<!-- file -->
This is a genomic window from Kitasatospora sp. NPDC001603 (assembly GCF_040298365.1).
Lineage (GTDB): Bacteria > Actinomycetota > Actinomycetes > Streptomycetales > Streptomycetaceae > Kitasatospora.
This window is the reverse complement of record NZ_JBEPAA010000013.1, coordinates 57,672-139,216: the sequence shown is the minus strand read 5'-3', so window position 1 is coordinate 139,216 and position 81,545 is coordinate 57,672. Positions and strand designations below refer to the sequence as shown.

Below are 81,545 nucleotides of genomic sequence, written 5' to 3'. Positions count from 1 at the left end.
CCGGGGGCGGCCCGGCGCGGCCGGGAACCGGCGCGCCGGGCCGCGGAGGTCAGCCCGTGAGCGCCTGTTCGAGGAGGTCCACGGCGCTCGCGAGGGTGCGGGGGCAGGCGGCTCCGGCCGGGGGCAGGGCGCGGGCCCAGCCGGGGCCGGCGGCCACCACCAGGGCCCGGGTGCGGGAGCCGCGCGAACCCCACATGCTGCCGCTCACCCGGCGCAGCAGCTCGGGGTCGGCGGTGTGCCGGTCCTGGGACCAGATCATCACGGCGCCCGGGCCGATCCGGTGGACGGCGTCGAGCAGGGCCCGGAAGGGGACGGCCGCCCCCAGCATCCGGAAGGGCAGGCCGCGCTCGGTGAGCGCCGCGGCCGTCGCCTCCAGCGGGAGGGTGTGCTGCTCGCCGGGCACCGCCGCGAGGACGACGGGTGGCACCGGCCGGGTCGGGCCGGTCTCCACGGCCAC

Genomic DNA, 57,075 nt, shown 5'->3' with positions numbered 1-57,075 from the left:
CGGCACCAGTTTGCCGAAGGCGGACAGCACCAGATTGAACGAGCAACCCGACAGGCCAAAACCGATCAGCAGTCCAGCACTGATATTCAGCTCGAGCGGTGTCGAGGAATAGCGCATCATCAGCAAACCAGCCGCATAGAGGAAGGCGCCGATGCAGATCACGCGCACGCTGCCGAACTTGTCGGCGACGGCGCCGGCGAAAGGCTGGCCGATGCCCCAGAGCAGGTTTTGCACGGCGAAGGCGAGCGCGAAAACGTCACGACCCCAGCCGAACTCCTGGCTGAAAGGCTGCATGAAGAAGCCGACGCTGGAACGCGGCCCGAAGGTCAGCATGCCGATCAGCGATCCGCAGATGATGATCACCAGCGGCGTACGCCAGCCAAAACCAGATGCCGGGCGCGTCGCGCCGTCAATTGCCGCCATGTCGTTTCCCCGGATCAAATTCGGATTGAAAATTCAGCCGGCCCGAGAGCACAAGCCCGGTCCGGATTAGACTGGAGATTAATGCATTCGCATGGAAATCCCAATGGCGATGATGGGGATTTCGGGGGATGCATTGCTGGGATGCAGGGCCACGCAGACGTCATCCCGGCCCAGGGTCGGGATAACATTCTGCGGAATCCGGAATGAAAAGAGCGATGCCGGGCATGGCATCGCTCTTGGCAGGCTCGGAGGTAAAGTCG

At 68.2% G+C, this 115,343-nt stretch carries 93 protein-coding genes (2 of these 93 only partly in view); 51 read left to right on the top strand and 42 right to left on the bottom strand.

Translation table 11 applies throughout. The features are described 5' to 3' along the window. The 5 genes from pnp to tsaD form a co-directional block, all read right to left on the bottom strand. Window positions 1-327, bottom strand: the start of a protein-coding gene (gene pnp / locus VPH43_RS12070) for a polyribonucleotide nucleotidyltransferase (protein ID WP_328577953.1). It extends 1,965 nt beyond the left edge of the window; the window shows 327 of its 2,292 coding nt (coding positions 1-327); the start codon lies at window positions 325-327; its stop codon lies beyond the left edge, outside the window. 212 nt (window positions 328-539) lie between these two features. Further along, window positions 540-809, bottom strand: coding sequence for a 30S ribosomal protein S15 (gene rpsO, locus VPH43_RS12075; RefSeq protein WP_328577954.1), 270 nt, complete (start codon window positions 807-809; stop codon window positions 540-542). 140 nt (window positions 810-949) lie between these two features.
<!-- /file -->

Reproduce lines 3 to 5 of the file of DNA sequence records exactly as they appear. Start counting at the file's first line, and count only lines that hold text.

This window is the reverse complement of record NZ_JBEPAA010000013.1, coordinates 57,672-139,216: the sequence shown is the minus strand read 5'-3', so window position 1 is coordinate 139,216 and position 81,545 is coordinate 57,672. Positions and strand designations below refer to the sequence as shown.

Below are 81,545 nucleotides of genomic sequence, written 5' to 3'. Positions count from 1 at the left end.
CCGGGGGCGGCCCGGCGCGGCCGGGAACCGGCGCGCCGGGCCGCGGAGGTCAGCCCGTGAGCGCCTGTTCGAGGAGGTCCACGGCGCTCGCGAGGGTGCGGGGGCAGGCGGCTCCGGCCGGGGGCAGGGCGCGGGCCCAGCCGGGGCCGGCGGCCACCACCAGGGCCCGGGTGCGGGAGCCGCGCGAACCCCACATGCTGCCGCTCACCCGGCGCAGCAGCTCGGGGTCGGCGGTGTGCCGGTCCTGGGACCAGATCATCACGGCGCCCGGGCCGATCCGGTGGACGGCGTCGAGCAGGGCCCGGAAGGGGACGGCCGCCCCCAGCATCCGGAAGGGCAGGCCGCGCTCGGTGAGCGCCGCGGCCGTCGCCTCCAGCGGGAGGGTGTGCTGCTCGCCGGGCACCGCCGCGAGGACGACGGGTGGCACCGGCCGGGTCGGGCCGGTCTCCACGGCCAC